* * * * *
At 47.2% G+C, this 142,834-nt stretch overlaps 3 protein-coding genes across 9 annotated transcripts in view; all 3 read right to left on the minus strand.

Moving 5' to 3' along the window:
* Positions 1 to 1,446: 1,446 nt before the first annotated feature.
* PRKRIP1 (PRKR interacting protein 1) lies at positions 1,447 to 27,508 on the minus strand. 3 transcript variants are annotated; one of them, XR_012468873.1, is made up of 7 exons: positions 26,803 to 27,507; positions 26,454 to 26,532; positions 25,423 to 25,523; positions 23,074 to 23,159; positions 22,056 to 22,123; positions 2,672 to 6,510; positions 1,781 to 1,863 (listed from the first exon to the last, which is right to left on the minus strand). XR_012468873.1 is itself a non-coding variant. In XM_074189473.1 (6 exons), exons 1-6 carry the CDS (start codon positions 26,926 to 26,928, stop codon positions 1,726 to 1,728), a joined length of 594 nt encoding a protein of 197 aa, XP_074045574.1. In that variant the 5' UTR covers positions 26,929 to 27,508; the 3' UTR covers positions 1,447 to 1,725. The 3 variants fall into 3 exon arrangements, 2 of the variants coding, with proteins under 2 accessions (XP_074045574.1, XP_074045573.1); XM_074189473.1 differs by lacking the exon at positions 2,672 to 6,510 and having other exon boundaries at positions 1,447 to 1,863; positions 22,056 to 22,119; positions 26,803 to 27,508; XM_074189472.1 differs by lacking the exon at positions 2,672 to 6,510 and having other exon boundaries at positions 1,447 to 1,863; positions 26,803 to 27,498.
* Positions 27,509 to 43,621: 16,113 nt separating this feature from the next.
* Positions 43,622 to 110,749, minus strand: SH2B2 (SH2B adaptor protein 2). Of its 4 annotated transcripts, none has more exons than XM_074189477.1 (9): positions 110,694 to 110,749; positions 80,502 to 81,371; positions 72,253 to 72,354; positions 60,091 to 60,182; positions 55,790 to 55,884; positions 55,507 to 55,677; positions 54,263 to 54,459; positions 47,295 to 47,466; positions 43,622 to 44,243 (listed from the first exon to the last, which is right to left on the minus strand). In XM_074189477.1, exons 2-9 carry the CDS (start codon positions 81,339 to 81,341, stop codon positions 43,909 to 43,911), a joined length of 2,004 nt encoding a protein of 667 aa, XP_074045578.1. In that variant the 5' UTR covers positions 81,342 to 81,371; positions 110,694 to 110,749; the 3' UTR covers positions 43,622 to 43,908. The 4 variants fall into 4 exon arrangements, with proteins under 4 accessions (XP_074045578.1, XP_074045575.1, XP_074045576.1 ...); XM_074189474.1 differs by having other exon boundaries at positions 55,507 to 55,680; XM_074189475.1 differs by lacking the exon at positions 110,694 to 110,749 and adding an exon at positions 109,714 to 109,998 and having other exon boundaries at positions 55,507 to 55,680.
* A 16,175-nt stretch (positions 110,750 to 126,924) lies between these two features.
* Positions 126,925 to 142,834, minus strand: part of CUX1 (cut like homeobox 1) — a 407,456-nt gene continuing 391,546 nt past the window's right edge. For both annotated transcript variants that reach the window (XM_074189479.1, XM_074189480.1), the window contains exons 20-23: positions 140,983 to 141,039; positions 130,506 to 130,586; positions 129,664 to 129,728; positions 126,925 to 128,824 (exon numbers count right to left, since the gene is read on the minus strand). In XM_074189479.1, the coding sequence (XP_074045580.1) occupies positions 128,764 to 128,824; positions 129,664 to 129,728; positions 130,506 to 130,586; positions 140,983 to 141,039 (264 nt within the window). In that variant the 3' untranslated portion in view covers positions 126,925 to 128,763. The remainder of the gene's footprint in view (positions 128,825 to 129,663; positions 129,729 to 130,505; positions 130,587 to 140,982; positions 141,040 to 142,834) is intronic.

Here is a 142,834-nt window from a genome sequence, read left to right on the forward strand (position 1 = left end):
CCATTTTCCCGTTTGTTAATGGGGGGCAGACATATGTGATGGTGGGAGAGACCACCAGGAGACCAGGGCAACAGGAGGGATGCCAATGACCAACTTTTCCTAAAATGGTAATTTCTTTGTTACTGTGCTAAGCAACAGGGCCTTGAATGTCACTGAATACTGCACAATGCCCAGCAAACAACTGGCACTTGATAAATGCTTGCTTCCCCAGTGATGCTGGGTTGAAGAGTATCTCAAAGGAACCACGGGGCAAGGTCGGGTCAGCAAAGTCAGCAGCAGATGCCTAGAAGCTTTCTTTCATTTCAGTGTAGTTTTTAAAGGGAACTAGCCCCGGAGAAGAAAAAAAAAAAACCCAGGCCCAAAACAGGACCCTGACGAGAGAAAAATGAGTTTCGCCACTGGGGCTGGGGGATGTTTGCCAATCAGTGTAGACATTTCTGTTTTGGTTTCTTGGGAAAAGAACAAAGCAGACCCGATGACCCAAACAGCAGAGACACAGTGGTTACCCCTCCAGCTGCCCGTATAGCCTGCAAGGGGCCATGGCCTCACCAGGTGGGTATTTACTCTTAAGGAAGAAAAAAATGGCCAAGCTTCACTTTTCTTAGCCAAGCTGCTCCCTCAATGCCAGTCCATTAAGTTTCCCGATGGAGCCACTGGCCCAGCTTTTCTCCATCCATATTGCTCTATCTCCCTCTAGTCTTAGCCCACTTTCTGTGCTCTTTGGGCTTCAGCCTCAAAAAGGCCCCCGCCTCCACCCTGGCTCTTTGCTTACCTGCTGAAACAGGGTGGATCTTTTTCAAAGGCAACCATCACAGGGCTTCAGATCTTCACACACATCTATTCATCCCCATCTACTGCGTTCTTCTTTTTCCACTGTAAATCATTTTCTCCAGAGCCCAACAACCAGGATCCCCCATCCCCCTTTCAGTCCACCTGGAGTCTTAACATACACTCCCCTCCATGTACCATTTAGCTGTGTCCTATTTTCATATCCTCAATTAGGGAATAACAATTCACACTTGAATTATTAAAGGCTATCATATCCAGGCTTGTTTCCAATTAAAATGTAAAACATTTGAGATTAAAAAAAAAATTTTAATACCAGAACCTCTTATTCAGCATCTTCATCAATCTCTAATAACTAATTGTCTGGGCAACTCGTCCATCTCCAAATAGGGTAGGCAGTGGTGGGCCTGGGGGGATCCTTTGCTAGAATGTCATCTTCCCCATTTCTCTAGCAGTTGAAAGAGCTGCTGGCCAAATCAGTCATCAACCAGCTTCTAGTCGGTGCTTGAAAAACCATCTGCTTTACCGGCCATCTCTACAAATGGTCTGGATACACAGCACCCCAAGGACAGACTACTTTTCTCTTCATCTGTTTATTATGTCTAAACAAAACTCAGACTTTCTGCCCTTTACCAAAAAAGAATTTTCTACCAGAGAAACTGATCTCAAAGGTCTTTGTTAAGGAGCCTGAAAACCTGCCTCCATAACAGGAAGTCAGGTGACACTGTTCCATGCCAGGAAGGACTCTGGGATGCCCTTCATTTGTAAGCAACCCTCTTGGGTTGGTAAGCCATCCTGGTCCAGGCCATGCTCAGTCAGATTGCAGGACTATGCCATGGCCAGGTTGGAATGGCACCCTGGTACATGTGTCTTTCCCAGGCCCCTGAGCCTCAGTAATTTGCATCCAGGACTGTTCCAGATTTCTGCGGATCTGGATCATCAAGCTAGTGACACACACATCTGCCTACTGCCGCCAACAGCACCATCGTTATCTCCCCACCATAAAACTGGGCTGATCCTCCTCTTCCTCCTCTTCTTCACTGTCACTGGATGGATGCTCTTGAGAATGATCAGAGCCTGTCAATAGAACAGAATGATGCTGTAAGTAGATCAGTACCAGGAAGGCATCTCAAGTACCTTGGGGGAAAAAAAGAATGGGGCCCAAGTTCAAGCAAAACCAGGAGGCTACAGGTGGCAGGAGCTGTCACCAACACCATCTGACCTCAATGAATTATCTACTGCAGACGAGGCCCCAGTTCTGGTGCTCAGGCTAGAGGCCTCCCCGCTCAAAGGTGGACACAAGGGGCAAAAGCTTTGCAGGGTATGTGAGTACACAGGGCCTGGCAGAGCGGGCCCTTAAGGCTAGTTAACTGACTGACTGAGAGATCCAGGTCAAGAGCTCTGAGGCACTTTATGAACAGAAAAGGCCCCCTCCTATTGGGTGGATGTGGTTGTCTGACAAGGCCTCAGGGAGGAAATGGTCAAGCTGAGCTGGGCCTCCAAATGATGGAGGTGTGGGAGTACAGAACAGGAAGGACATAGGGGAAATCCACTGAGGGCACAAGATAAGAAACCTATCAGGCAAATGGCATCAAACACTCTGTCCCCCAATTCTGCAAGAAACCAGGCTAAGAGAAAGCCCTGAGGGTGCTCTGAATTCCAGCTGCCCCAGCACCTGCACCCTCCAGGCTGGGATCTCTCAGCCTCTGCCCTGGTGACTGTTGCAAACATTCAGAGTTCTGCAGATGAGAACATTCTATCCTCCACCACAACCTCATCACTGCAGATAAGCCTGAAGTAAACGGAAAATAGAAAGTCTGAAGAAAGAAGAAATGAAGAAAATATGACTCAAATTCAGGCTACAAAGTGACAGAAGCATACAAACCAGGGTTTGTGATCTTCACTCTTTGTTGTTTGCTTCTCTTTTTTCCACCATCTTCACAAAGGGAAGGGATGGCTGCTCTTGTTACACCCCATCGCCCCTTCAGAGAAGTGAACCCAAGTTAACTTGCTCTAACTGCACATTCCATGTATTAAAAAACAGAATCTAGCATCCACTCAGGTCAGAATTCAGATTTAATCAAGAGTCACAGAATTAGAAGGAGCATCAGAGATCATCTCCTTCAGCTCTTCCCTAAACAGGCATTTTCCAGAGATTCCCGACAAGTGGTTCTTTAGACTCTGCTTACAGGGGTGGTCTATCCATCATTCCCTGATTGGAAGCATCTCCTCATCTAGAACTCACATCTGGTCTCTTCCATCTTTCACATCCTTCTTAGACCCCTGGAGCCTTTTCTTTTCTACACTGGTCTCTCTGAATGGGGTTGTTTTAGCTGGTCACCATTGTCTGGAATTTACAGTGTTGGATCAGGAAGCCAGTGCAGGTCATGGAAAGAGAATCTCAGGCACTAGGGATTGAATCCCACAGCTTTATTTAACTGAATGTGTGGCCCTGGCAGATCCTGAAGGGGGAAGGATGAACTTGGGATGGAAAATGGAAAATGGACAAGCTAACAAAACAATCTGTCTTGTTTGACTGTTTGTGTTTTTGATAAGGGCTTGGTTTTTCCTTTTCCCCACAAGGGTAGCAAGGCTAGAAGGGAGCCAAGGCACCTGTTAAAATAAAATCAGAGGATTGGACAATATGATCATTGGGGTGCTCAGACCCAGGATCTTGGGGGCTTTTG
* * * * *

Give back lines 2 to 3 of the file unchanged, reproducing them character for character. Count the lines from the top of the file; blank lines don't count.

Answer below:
Moving 5' to 3' along the window:
* Positions 1 to 1,446: 1,446 nt before the first annotated feature.